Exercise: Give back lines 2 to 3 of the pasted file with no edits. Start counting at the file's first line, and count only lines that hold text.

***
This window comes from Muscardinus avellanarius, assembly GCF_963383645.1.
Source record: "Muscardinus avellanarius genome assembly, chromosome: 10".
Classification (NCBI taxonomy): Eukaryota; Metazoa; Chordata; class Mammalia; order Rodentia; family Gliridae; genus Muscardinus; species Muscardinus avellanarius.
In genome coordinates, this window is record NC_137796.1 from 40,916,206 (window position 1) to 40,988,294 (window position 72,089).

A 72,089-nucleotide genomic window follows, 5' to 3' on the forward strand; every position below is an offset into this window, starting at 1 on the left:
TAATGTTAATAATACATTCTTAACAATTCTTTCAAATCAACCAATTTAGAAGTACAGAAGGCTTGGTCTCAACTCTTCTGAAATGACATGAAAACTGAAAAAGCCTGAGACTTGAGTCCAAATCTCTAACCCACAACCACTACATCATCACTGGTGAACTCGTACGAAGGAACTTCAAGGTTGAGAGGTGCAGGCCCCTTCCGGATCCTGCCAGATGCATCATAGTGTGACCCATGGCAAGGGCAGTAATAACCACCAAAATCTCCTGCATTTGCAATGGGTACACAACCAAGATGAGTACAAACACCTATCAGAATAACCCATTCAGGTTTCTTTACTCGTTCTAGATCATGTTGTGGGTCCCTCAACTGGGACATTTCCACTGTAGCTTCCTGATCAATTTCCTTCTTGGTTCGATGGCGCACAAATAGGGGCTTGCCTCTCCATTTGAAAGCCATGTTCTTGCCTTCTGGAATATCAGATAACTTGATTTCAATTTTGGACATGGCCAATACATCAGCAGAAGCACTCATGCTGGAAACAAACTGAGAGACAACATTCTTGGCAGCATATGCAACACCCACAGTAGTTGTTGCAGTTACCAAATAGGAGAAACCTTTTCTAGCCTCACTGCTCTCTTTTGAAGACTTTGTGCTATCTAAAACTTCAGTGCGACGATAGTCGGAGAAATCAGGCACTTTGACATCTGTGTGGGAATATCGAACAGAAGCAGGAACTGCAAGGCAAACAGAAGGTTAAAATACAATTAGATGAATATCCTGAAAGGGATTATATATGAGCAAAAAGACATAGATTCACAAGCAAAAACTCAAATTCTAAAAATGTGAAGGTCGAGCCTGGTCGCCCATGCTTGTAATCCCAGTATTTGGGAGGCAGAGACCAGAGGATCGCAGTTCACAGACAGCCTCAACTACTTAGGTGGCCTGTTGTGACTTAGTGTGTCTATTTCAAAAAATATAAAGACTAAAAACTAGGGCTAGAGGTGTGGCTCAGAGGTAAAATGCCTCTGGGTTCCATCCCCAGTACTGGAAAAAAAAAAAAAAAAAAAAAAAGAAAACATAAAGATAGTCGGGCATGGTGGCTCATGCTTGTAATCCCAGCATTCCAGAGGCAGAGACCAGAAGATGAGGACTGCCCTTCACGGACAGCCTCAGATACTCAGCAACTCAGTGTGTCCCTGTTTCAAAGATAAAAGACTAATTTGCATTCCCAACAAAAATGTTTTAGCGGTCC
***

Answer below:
Source record: "Muscardinus avellanarius genome assembly, chromosome: 10".
Classification (NCBI taxonomy): Eukaryota; Metazoa; Chordata; class Mammalia; order Rodentia; family Gliridae; genus Muscardinus; species Muscardinus avellanarius.